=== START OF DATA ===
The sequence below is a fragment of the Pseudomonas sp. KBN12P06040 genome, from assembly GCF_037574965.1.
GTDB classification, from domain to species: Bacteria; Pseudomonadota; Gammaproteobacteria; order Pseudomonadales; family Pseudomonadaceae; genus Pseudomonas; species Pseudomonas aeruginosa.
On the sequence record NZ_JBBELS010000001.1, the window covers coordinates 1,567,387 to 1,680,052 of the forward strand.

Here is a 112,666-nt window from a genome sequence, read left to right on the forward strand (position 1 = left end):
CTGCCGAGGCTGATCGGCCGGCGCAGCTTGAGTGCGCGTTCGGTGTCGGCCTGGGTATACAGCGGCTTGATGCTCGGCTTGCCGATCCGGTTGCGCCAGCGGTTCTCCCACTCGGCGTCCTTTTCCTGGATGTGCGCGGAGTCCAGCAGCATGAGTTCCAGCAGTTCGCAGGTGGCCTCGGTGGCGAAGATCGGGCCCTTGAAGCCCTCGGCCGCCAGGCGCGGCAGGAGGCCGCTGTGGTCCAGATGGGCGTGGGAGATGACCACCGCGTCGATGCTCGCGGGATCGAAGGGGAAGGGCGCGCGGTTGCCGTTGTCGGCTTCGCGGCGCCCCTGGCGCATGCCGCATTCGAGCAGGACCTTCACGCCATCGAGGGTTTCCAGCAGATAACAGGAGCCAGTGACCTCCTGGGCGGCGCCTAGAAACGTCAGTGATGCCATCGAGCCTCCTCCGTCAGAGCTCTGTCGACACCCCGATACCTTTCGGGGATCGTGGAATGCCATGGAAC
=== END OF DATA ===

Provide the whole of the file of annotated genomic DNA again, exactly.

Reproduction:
The sequence below is a fragment of the Pseudomonas sp. KBN12P06040 genome, from assembly GCF_037574965.1.
GTDB classification, from domain to species: Bacteria; Pseudomonadota; Gammaproteobacteria; order Pseudomonadales; family Pseudomonadaceae; genus Pseudomonas; species Pseudomonas aeruginosa.
On the sequence record NZ_JBBELS010000001.1, the window covers coordinates 1,567,387 to 1,680,052 of the forward strand.

Here is a 112,666-nt window from a genome sequence, read left to right on the forward strand (position 1 = left end):
CTGCCGAGGCTGATCGGCCGGCGCAGCTTGAGTGCGCGTTCGGTGTCGGCCTGGGTATACAGCGGCTTGATGCTCGGCTTGCCGATCCGGTTGCGCCAGCGGTTCTCCCACTCGGCGTCCTTTTCCTGGATGTGCGCGGAGTCCAGCAGCATGAGTTCCAGCAGTTCGCAGGTGGCCTCGGTGGCGAAGATCGGGCCCTTGAAGCCCTCGGCCGCCAGGCGCGGCAGGAGGCCGCTGTGGTCCAGATGGGCGTGGGAGATGACCACCGCGTCGATGCTCGCGGGATCGAAGGGGAAGGGCGCGCGGTTGCCGTTGTCGGCTTCGCGGCGCCCCTGGCGCATGCCGCATTCGAGCAGGACCTTCACGCCATCGAGGGTTTCCAGCAGATAACAGGAGCCAGTGACCTCCTGGGCGGCGCCTAGAAACGTCAGTGATGCCATCGAGCCTCCTCCGTCAGAGCTCTGTCGACACCCCGATACCTTTCGGGGATCGTGGAATGCCATGGAAC